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Dreaming and Doing at Georgia HBCUs: Continued Relevancy in ‘Post-Racial’ America


Since their inception 150 years ago, Georgia’s historically black colleges and universities (HBCUs) have provided African American students with the best mechanism, and for some, the only opportunity to receive a collegiate education. Justifications for and against the continued relevance of HBCUs in Georgia have been raised and argued since the Brown decision in 1954 and the passage of the Civil Rights Act of 1964. More than 50 years after these monumental decisions Georgia’s HBCUs remain relatively segregated, with lower endowments, budgets, graduation rates and higher cohort default rates than the state’s Predominantly White Colleges and Universities (PWCU). In defiance of political tactics to close and merge them, and despite the confluence of lower average admission requirements, less funding for institutional scholarships, limited technological resources and smaller operating budgets, Georgia’s HBCUs have persevered in providing higher educational opportunities not only for African Americans, but for students of all races. This entry focuses on HBCUs in the State of Georgia and adds to the literature on their history, purpose, effectiveness and continued relevancy.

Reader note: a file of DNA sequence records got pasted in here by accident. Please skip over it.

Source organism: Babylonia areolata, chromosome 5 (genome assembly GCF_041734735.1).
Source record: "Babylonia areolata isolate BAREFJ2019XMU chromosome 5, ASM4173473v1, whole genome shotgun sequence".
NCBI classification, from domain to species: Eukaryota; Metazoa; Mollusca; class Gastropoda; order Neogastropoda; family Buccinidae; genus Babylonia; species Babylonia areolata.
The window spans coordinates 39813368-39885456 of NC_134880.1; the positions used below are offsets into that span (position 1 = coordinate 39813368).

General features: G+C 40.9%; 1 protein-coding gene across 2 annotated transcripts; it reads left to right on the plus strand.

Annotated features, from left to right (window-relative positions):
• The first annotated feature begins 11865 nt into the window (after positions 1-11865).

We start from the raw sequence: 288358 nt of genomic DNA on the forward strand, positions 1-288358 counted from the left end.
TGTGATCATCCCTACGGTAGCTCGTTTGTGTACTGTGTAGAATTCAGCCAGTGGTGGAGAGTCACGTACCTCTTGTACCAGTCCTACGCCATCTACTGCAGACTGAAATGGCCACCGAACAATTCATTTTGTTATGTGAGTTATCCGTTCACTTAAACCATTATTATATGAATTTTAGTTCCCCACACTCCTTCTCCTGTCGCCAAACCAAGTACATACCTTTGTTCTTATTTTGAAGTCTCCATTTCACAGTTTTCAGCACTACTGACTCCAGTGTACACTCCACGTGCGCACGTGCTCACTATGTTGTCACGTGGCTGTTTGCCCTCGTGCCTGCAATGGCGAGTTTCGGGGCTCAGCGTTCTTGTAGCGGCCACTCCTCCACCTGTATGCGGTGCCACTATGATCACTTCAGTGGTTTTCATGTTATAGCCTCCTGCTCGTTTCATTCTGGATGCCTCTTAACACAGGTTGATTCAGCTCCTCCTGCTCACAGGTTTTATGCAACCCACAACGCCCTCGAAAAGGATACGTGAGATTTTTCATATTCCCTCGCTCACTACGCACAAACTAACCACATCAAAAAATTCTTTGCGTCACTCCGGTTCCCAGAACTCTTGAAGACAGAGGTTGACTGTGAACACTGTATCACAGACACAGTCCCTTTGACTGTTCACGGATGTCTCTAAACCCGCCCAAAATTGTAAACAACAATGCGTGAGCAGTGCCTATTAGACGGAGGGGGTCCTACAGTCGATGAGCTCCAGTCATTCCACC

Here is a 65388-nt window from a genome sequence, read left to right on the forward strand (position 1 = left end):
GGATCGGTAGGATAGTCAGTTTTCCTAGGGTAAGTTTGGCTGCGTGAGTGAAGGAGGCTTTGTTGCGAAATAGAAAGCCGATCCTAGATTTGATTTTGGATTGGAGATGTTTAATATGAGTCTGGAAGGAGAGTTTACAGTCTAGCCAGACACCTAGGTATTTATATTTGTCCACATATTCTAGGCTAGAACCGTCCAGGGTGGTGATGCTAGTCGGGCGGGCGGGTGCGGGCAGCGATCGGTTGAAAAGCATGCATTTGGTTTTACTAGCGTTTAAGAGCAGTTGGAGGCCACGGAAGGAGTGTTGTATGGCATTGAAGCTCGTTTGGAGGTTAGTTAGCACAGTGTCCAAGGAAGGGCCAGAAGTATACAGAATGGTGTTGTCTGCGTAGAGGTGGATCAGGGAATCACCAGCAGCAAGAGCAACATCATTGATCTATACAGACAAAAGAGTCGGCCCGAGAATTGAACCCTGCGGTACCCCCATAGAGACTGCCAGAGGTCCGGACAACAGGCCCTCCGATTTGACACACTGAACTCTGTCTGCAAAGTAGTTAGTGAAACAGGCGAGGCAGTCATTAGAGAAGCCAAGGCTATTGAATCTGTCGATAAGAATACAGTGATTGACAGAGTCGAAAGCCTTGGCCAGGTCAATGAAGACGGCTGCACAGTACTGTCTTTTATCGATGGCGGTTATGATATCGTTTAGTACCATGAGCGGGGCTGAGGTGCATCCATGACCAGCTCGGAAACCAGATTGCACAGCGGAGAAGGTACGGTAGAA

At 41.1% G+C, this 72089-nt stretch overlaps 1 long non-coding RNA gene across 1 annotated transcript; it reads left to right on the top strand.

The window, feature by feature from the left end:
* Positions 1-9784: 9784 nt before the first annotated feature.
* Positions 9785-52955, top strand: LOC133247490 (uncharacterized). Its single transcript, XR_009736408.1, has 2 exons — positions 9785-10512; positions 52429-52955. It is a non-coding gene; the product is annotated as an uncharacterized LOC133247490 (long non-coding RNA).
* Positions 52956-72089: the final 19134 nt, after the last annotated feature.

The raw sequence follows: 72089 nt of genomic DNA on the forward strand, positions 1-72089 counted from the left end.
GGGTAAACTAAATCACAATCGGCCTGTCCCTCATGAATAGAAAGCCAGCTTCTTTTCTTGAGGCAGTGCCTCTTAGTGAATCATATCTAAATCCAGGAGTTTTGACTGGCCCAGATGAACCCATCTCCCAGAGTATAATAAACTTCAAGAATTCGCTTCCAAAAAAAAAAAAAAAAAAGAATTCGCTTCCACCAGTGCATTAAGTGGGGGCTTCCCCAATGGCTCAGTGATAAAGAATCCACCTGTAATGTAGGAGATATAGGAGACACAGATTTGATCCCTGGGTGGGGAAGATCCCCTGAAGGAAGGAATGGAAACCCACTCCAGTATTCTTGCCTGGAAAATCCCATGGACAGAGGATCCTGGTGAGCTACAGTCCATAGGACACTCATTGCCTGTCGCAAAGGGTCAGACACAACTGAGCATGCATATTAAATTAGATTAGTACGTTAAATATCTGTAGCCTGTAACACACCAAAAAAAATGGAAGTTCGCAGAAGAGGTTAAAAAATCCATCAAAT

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Correspondence to Kristen E. Broady.

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Broady, K.E., Todd, C.L. & Booth-Bell, D. Dreaming and Doing at Georgia HBCUs: Continued Relevancy in ‘Post-Racial’ America. Rev Black Polit Econ 44, 37–54 (2017).

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  • Georgia
  • HBCU
  • Post-racial America